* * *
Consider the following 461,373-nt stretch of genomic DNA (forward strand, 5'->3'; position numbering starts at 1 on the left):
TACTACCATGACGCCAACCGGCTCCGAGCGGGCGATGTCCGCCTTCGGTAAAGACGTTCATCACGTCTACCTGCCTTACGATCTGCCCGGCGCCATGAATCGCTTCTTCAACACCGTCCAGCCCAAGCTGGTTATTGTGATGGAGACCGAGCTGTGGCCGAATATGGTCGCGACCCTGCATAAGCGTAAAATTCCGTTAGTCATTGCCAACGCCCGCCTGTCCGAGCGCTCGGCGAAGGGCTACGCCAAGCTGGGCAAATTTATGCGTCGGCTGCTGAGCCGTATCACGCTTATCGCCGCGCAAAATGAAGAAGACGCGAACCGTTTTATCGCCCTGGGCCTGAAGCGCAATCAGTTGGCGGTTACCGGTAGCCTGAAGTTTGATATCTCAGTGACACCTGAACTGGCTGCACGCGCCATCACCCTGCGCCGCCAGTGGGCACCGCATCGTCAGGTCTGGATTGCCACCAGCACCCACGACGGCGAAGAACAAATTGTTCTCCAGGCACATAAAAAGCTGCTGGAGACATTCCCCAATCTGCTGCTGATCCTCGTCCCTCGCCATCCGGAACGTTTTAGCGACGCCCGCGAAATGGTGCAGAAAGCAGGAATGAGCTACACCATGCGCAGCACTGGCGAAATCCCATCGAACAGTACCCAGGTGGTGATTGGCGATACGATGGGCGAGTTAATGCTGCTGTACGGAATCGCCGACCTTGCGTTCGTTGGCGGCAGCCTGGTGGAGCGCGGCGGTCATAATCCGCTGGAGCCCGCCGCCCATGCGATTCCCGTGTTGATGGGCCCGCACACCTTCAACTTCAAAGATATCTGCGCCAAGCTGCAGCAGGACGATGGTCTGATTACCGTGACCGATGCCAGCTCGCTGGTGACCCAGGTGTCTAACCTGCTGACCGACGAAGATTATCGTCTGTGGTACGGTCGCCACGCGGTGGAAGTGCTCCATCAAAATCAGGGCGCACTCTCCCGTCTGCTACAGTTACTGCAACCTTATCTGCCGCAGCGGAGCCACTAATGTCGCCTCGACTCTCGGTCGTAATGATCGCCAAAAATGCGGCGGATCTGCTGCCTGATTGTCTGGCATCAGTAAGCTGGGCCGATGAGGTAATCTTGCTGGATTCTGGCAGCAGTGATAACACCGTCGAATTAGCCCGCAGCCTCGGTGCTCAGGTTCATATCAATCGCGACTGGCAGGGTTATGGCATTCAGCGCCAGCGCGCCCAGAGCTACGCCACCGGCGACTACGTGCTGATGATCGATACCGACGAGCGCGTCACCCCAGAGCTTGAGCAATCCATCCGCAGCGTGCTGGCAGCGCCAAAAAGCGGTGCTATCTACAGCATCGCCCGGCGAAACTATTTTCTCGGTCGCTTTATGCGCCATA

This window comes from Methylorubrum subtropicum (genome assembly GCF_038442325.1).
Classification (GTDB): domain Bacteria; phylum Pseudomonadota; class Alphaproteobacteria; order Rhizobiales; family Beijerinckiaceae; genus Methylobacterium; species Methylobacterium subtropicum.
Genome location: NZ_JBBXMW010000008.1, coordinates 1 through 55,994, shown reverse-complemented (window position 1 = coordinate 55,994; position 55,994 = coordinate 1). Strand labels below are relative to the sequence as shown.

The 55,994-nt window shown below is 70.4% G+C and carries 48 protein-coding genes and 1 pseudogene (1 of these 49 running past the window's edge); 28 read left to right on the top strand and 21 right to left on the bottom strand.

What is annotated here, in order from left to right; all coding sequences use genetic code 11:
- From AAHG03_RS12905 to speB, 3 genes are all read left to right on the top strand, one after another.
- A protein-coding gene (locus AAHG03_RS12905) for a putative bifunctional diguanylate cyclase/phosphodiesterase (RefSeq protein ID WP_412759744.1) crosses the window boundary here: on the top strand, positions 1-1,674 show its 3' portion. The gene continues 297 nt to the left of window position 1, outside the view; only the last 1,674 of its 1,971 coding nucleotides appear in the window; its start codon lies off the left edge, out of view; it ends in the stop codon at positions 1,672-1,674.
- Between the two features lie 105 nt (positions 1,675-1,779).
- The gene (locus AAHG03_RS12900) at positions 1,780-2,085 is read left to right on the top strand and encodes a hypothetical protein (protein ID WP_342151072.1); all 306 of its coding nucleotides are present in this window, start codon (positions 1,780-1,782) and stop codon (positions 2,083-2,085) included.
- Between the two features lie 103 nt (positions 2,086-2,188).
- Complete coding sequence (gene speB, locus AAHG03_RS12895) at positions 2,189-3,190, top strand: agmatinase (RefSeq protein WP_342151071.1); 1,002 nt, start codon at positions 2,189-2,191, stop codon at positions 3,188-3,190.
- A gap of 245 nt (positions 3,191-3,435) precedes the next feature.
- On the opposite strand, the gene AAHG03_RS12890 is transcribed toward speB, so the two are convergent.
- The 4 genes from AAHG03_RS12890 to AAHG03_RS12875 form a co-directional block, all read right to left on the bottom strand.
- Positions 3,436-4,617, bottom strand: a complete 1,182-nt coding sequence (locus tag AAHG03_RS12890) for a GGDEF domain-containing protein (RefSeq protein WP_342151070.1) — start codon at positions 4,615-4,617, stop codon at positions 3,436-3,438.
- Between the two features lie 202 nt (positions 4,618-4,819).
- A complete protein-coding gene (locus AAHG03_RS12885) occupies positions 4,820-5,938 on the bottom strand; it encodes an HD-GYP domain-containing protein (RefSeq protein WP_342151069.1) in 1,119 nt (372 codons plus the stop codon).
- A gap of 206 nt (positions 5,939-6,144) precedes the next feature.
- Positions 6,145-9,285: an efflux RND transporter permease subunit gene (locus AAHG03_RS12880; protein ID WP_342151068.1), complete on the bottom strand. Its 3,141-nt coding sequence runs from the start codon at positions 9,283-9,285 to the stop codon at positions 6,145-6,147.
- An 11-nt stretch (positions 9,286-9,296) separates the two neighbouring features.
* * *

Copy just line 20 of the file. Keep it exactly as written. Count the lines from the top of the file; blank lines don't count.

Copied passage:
- A gap of 206 nt (positions 5,939-6,144) precedes the next feature.